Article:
Doctor's Self-Experiments Pioneer Personalized Medicine

A Stanford genetics professor who subjected his genes to a Truman Show of medical tests, taking regular blood samples over two-and-a-half years, may pioneer personalized medicine. 

What's the Latest Development?


Over two-and-a-half years, Stanford genetics professor Michael Snyder tracked the movement of 40,000 different molecules within his body's cells, from hormones to blood sugar. The DNA tests revealed that Snyder had a genetic predisposition to type-2 diabetes even though his doctor observed no outward symptoms of the disease. But armed with a battery of medical metrics, Snyder watched as his genes changed and he developed diabetes, blaming a nasty cold which, putting stress on his immune system, could have unmasked underlying vulnerabilities. 

What's the Big Idea?

Snyder's experiment was not inexpensive. Over the years he took blood samples, extracting the molecular data from each one cost about $2,500, not to mention the price of the elaborate medical equipment needed to perform the analysis. But experts are hopeful that, as the price of genetic screening continues to drop, a new era of personalized medicine will allow scientists to "analyze a full range of molecular information at birth and then again every six months to catch medical warning flags and make lifestyle or medication changes before problems develop."

Photo credit: shutterstock.com


LinkedIn meets Tinder in this mindful networking app

Swipe right to make the connections that could change your career.

Getty Images
Sponsored
Swipe right. Match. Meet over coffee or set up a call.

No, we aren't talking about Tinder. Introducing Shapr, a free app that helps people with synergistic professional goals and skill sets easily meet and collaborate.

Keep reading Show less

In a first for humankind, China successfully sprouts a seed on the Moon

China's Chang'e 4 biosphere experiment marks a first for humankind.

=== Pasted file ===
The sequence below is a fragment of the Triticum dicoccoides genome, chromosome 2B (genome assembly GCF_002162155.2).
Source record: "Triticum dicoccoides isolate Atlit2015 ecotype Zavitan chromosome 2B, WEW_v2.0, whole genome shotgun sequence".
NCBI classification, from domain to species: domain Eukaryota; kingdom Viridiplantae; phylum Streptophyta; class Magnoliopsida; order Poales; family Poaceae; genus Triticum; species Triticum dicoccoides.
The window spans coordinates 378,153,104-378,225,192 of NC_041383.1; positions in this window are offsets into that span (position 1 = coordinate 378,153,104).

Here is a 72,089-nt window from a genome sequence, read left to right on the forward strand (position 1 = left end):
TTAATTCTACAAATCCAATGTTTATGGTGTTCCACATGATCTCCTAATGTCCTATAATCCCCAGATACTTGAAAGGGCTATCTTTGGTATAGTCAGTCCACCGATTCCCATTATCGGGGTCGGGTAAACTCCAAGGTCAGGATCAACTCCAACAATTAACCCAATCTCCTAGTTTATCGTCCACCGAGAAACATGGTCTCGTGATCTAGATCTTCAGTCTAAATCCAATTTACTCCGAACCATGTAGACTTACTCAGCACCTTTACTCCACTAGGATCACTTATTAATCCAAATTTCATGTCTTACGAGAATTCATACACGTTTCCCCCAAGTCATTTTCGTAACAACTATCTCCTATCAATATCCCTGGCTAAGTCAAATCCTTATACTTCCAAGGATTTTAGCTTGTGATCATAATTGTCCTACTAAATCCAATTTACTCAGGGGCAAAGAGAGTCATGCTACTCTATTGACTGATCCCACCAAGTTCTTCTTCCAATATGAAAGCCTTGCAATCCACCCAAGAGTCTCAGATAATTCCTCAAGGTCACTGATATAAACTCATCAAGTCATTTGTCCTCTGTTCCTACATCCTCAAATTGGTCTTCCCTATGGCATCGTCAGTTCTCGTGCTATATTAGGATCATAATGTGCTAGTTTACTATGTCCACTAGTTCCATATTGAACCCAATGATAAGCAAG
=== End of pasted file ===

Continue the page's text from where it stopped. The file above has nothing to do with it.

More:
Image source: CNSA
Surprising Science
  • China's Chang'e 4 lunar lander touched down on the far side of the moon on January 3.
  • In addition to a lunar rover, the lander carried a biosphere experiment that contains five sets of plants and some insects.
  • The experiment is designed to test how astronauts might someday grow plants in space to sustain long-term settlements.
Keep reading Show less

10 science photos that made history and changed minds

These photos of scientific heroes and accomplishments inspire awe and curiosity.

Surprising Science
  • Science has given humanity an incalculable boost over the recent centuries, changing our lives in ways both awe-inspiring and humbling.
  • Fortunately, photography, a scientific feat in and of itself, has recorded some of the most important events, people and discoveries in science, allowing us unprecedented insight and expanding our view of the world.
  • Here are some of the most important scientific photos of history:
Keep reading Show less

Love in a time of migrants: on rethinking arranged marriages

Arranged marriages and Western romantic practices have more in common than we might think.

Culture & Religion

In his book In Praise of Love (2009), the French communist philosopher Alain Badiou attacks the notion of 'risk-free love', which he sees written in the commercial language of dating services that promise their customers 'love, without falling in love'.

Keep reading Show less